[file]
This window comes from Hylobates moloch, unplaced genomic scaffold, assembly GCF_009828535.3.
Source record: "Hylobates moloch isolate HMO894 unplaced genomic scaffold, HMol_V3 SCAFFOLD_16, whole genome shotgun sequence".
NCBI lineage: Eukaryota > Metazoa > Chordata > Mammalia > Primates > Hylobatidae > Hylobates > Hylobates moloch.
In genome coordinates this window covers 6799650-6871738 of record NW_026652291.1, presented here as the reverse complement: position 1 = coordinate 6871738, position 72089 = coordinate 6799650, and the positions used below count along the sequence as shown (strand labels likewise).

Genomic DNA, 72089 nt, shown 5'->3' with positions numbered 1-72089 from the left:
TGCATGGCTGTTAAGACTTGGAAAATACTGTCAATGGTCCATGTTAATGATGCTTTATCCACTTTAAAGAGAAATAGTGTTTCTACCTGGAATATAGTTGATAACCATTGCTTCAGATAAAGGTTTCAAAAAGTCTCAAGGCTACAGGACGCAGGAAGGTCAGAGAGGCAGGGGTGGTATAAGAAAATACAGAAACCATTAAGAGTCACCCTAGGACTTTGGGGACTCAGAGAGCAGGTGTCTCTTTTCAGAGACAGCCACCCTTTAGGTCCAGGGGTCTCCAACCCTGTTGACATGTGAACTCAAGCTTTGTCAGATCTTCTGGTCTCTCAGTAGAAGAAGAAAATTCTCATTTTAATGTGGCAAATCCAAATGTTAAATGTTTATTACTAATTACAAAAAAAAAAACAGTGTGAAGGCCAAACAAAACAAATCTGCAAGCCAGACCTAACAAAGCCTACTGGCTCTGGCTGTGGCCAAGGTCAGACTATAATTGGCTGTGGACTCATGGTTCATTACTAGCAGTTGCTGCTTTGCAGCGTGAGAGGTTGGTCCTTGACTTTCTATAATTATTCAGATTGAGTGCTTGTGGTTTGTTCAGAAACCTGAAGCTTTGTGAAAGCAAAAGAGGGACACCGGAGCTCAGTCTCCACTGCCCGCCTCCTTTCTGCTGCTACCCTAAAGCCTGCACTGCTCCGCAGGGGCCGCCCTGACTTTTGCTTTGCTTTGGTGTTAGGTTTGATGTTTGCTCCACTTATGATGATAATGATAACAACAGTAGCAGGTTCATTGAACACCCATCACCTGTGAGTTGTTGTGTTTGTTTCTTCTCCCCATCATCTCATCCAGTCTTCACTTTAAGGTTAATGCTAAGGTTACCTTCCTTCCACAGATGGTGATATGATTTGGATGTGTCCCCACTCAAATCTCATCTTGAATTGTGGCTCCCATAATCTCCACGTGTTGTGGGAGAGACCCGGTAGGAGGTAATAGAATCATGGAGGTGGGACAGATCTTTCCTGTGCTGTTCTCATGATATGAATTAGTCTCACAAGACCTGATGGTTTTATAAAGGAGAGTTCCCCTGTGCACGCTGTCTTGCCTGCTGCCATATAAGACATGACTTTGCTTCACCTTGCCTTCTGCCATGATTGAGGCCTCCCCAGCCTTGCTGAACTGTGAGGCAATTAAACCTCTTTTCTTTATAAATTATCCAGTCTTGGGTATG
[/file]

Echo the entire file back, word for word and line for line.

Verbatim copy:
This window comes from Hylobates moloch, unplaced genomic scaffold, assembly GCF_009828535.3.
Source record: "Hylobates moloch isolate HMO894 unplaced genomic scaffold, HMol_V3 SCAFFOLD_16, whole genome shotgun sequence".
NCBI lineage: Eukaryota > Metazoa > Chordata > Mammalia > Primates > Hylobatidae > Hylobates > Hylobates moloch.
In genome coordinates this window covers 6799650-6871738 of record NW_026652291.1, presented here as the reverse complement: position 1 = coordinate 6871738, position 72089 = coordinate 6799650, and the positions used below count along the sequence as shown (strand labels likewise).

Genomic DNA, 72089 nt, shown 5'->3' with positions numbered 1-72089 from the left:
TGCATGGCTGTTAAGACTTGGAAAATACTGTCAATGGTCCATGTTAATGATGCTTTATCCACTTTAAAGAGAAATAGTGTTTCTACCTGGAATATAGTTGATAACCATTGCTTCAGATAAAGGTTTCAAAAAGTCTCAAGGCTACAGGACGCAGGAAGGTCAGAGAGGCAGGGGTGGTATAAGAAAATACAGAAACCATTAAGAGTCACCCTAGGACTTTGGGGACTCAGAGAGCAGGTGTCTCTTTTCAGAGACAGCCACCCTTTAGGTCCAGGGGTCTCCAACCCTGTTGACATGTGAACTCAAGCTTTGTCAGATCTTCTGGTCTCTCAGTAGAAGAAGAAAATTCTCATTTTAATGTGGCAAATCCAAATGTTAAATGTTTATTACTAATTACAAAAAAAAAAACAGTGTGAAGGCCAAACAAAACAAATCTGCAAGCCAGACCTAACAAAGCCTACTGGCTCTGGCTGTGGCCAAGGTCAGACTATAATTGGCTGTGGACTCATGGTTCATTACTAGCAGTTGCTGCTTTGCAGCGTGAGAGGTTGGTCCTTGACTTTCTATAATTATTCAGATTGAGTGCTTGTGGTTTGTTCAGAAACCTGAAGCTTTGTGAAAGCAAAAGAGGGACACCGGAGCTCAGTCTCCACTGCCCGCCTCCTTTCTGCTGCTACCCTAAAGCCTGCACTGCTCCGCAGGGGCCGCCCTGACTTTTGCTTTGCTTTGGTGTTAGGTTTGATGTTTGCTCCACTTATGATGATAATGATAACAACAGTAGCAGGTTCATTGAACACCCATCACCTGTGAGTTGTTGTGTTTGTTTCTTCTCCCCATCATCTCATCCAGTCTTCACTTTAAGGTTAATGCTAAGGTTACCTTCCTTCCACAGATGGTGATATGATTTGGATGTGTCCCCACTCAAATCTCATCTTGAATTGTGGCTCCCATAATCTCCACGTGTTGTGGGAGAGACCCGGTAGGAGGTAATAGAATCATGGAGGTGGGACAGATCTTTCCTGTGCTGTTCTCATGATATGAATTAGTCTCACAAGACCTGATGGTTTTATAAAGGAGAGTTCCCCTGTGCACGCTGTCTTGCCTGCTGCCATATAAGACATGACTTTGCTTCACCTTGCCTTCTGCCATGATTGAGGCCTCCCCAGCCTTGCTGAACTGTGAGGCAATTAAACCTCTTTTCTTTATAAATTATCCAGTCTTGGGTATG